The result of this conversation was that the Cowley commissioners went on a tour of the stone bridges of Butler and Greenwood counties. They were so pleased with what they saw that they resolved to build stone bridges.
When, at the end of 1901, bids were opened for the building of a bridge over Timber Creek, Walter Sharp received the contract, despite his bid being slightly higher than the cost of an iron bridge. The Cowley commissioners explained that they thought the lower maintenance costs of a stone bridge would pay for their decision. Although a stone arch bridge had previously been built by the city of Winfield at Island Park, this was the county government’s first stone arch bridge. It was completed successfully. (The site of Timber Creek Bridge is now located underneath Winfield City Lake.)
The Cowley commissioners were pleased with their first stone arch bridge. To be sure, there were some difficulties encountered. As an example, according to Walter Sharp, land owners threatened to sue the county board for blocking up Timber Creek with a stone bridge. Nevertheless, because the stone and labor were local, most of the money for the bridge construction remained in the county, which fact was not lost on the people of Cowley.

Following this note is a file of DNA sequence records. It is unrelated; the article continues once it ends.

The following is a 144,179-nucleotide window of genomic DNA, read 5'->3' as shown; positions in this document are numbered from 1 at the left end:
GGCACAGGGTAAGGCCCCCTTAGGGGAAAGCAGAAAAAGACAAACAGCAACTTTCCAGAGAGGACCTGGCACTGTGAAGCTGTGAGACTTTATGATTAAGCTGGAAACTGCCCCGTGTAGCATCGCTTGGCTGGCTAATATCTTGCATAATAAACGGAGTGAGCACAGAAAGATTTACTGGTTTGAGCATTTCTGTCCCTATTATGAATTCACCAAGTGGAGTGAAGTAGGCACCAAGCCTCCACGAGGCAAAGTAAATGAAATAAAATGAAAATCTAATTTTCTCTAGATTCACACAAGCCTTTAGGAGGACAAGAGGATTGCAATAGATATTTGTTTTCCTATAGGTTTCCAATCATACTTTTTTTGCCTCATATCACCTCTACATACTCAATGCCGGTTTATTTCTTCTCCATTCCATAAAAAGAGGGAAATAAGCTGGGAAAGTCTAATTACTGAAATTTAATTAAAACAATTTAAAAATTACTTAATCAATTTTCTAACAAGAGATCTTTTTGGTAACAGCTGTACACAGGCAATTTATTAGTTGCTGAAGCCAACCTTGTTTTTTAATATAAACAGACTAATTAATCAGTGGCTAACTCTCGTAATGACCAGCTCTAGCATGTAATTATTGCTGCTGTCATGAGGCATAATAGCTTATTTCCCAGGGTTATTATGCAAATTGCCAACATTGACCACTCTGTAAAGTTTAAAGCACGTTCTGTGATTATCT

Delighted with this success, the Cowley commissioners quickly set about advertising for the construction of the next two stone arch bridges: a single-arch bridge over Grouse Creek near Cambridge known as McCrabb Bridge, and a massive stone arch bridge over the Walnut River near Arkansas City known as Dunkard Mill Bridge.
By the end of May 1902, Walter Sharp had been awarded the contract for Dunkard Mill Bridge.
Planning Dunkard Mill Bridge
Dunkard Mill Bridge was the second stone arch bridge Cowley set out to build, though (due to its smaller size) the Grouse Creek Bridge was actually completed first. Dunkard Mill Bridge was to be of unheard-of dimensions, consisting of three 50-foot Roman arches. This bridge had long been desired by the residents of Arkansas City, as crossing the Walnut River on the east side of the city was always a dangerous and even a potentially life-threatening experience.